Justia U.S. 10th Circuit Court of Appeals Opinion Summaries

Articles Posted in Personal Injury

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After his release from death row, Paris Powell sued the prosecutor responsible for his overturned conviction, Robert Miller. Powell alleged: Miller had suborned perjury from a key witness at his trial, Derrick Smith; had hidden from the defense evidence of Miller’s agreement to help Smith with his own criminal charges; and had failed to disclose the efforts Miller made on Smith’s behalf with regard to those charges. Miller filed a motion to dismiss. The district court granted the motion in part, but denied qualified immunity on certain claims. Miller did not appeal the ruling. Years later, Miller filed a motion to reconsider the denial of qualified immunity. The district court denied that motion as well. Miller then appealed the denial of his motion to reconsider. Because the Tenth Circuit lacked appellate jurisdiction over the district court’s order denying Miller’s motion to reconsider, it dismissed Miller’s appeal. View "Powell v. Miller" on Justia Law

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This appeal stems from an officer-involved shooting in the early morning hours of September 19, 2011. At approximately 3:50 a.m., plaintiff Matthew Carabajal was driving a vehicle containing three other individuals, including his infant son V.M.C., when he noticed that he was being followed by a police vehicle with its lights and siren activated. Plaintiff drove for several blocks. Other officers were notified and reported to the scene. Plaintiff pulled over, the officers exited their police cars, and one officer stepped in front of plaintiff’s vehicle. Soon thereafter, plaintiff’s vehicle began to move forward. The officer fired two rounds from his shotgun at plaintiff, severely injuring him. At that time, V.M.C. was still in the vehicle, secured in a car seat behind the front passenger. V.M.C., through Mathew and V.M.C.’s mother, Arianna Martinez, appealed the district court’s judgment in favor of defendants-appellees Officers Joshua Thornton and Michael Sutton, and Defendant-Appellee City of Cheyenne (“the City”). On appeal, plaintiffs challenged: (1) the district court’s grant of a motion to dismiss plaintiffs’ Fourth Amendment claim of unlawful seizure of V.M.C. by Officer Thornton when he shot into the vehicle that V.M.C. occupied; (2) the grant of summary judgment in favor of the officers based upon qualified immunity as to Carabajal’s excessive force claims; and (3) the district court’s initial dismissal of, and later grant of summary judgment in favor of the City on, Plaintiffs’ claims of negligent hiring of Officer Thornton. Finding no reversible error, the Tenth Circuit affirmed. View "Carabajal v. City of Cheyenne" on Justia Law

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This case began with plaintiff Clyde Rife, sitting on a motorcycle next to a road, unable to recall the date, the time, or even what he had been doing in a town he had just visited. When approached by a state trooper, Rife said that he was fine. Nonetheless, the trooper questioned Rife and concluded that he was intoxicated on pain medication and had been in a motorcycle accident. These conclusions led the trooper to arrest Rife for public intoxication. After the arrest, the trooper drove Rife to jail. Rife groaned and complained of pain in his heart and chest. Upon arriving at the jail, Rife was put in a holding cell. The scene was observed by a cellmate, who said that Rife had repeatedly complained about pain. Nonetheless, Rife was not provided medical attention. The arrest itself and the later lack of medical care led Rife to sue: (1) the trooper, two jail officials, and the entity operating the jail for deliberate indifference to serious medical needs; and (2) the Oklahoma Department of Public Safety for negligent failure to provide medical care. As a threshold question, the Tenth Circuit concluded probable cause existed to arrest Rife. With regard to his other claims, the Court found that the district court thought no one could reasonably infer either deliberate indifference or negligence. The Tenth Circuit disagreed, concluding that both could have been reasonably inferred from the evidence. The case was affirmed in part, reversed in part, and remanded for further proceedings. View "Rife v. McCurtain County Jail Trust" on Justia Law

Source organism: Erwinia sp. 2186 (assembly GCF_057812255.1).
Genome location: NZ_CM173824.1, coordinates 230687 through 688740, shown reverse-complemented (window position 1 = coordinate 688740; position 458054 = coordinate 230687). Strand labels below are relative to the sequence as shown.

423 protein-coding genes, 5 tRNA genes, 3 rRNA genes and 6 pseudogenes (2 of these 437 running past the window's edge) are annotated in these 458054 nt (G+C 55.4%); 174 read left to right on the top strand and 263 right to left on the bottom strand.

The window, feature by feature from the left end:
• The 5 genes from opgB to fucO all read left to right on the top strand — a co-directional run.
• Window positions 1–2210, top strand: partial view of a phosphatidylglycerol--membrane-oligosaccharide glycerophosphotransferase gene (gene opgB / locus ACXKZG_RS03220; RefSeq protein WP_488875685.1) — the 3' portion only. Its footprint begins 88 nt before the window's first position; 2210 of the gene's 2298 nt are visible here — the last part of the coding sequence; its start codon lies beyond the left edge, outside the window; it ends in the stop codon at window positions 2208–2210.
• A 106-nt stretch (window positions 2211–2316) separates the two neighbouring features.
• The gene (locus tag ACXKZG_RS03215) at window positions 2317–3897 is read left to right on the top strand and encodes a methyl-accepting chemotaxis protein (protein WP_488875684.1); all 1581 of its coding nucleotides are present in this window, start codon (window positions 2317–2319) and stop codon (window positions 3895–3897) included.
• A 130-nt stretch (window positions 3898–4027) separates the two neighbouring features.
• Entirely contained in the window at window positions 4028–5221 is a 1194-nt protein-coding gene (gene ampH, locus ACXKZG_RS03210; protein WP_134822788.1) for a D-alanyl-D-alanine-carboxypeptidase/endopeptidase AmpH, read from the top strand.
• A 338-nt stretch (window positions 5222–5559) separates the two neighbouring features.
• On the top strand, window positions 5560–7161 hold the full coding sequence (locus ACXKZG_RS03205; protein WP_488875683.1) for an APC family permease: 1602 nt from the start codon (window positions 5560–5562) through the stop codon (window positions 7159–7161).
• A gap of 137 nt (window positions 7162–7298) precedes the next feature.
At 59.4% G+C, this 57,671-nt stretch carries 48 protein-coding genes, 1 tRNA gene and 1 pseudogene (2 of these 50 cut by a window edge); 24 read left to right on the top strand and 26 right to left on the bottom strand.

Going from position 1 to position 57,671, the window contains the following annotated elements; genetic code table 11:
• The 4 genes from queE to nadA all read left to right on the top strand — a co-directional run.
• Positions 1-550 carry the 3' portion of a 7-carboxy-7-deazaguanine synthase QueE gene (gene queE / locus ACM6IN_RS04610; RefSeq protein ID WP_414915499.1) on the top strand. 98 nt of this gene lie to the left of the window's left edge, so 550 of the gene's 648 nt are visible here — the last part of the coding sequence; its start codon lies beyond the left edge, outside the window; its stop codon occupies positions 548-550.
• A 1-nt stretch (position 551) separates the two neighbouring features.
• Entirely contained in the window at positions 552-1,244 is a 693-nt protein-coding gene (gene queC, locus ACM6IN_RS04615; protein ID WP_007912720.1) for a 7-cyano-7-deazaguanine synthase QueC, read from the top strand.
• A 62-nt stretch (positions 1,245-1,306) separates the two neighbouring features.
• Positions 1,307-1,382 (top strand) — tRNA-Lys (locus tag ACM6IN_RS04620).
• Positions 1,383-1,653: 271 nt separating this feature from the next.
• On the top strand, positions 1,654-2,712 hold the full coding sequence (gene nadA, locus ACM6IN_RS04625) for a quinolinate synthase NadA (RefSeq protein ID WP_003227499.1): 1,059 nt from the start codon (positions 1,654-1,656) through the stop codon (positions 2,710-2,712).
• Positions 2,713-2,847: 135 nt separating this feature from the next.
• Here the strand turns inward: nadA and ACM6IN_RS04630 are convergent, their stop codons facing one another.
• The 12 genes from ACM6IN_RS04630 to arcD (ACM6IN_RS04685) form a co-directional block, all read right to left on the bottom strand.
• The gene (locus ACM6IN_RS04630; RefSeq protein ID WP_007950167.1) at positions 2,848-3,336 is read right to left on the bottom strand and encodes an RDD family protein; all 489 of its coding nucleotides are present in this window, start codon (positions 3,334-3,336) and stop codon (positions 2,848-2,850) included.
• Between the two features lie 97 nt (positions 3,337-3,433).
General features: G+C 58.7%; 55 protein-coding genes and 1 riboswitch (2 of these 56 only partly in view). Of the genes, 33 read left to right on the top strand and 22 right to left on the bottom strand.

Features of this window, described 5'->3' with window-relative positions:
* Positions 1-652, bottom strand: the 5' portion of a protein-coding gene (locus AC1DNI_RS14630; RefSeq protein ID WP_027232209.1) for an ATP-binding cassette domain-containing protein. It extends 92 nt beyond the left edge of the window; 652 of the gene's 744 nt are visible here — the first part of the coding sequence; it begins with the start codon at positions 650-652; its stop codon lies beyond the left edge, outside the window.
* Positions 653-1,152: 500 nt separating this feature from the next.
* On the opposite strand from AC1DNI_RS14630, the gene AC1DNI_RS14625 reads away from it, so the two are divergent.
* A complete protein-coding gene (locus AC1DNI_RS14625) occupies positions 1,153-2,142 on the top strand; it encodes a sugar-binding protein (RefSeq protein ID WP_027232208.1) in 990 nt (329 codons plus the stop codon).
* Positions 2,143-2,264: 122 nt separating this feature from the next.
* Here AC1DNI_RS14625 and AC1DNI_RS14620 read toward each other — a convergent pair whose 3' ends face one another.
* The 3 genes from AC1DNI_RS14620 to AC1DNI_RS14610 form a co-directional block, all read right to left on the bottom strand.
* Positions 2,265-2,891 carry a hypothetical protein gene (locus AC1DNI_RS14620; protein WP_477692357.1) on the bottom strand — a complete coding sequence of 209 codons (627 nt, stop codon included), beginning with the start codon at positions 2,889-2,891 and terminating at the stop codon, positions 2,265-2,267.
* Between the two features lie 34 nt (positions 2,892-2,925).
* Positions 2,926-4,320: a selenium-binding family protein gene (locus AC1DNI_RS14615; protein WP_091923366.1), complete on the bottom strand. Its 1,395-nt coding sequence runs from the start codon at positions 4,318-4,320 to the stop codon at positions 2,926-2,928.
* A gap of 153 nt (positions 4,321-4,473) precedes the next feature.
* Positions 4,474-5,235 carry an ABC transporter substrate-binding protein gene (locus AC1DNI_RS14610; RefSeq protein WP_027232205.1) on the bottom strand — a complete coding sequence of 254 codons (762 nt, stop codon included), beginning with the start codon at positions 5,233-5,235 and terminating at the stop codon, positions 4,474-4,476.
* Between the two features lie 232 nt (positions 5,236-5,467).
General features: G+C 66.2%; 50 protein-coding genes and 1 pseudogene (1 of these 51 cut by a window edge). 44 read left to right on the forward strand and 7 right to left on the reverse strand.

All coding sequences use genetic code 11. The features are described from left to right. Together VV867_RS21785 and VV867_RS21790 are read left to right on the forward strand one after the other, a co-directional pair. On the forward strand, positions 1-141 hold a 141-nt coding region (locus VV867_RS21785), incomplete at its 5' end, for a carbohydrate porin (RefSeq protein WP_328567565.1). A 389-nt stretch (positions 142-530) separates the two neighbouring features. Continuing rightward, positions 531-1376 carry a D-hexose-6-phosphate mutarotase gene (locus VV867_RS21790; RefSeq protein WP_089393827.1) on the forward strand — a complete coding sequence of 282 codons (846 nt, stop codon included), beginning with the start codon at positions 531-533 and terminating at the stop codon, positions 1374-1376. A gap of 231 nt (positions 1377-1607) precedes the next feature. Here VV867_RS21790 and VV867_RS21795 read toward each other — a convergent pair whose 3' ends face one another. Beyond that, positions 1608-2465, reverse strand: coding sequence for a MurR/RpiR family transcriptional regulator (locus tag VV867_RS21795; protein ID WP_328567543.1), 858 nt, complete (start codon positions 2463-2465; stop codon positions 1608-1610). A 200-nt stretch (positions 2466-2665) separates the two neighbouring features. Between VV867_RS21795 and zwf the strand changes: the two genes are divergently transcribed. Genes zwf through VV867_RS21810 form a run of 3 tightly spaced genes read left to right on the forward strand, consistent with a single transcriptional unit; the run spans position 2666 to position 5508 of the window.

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Terrill Graf, bought his fiancee a van for her 50th birthday. Celebrating the birthday and new purchase, Graf drank liquor and then gathered four friends in the van. Plaintiff Wendy Peden was one of those friends. She says that she expected Graf only to show off the van and to photograph the group. But Graf drove away with his friends in the van, crashing it, and causing serious injuries to Peden. She obtained $240,000 in insurance benefits. But Peden claimed more under her insurance policy for underinsured-motorist benefits. The insurer (State Farm) initially denied the claim, but ultimately paid her an additional $350,000, the maximum amount that she could receive under the underinsured-motorist coverage. Peden sued State Farm under Colorado’s common law and statutory law, claiming an unreasonable denial or delay in paying benefits. The issue this case presented for the Tenth Circuit’s review was whether a reasonable fact-finder could conclude that State Farm unreasonably denied or delayed payment of benefits. The district court answered “no.” But the Tenth Circuit disagreed after careful consideration of the facts of this case, and reversed the grant of summary judgment to State Farm. The denial of Peden’s motion for partial summary judgment was vacated, and the entire matter remanded for further proceedings. View "Peden v. State Farm Mutual Auto Ins Co" on Justia Law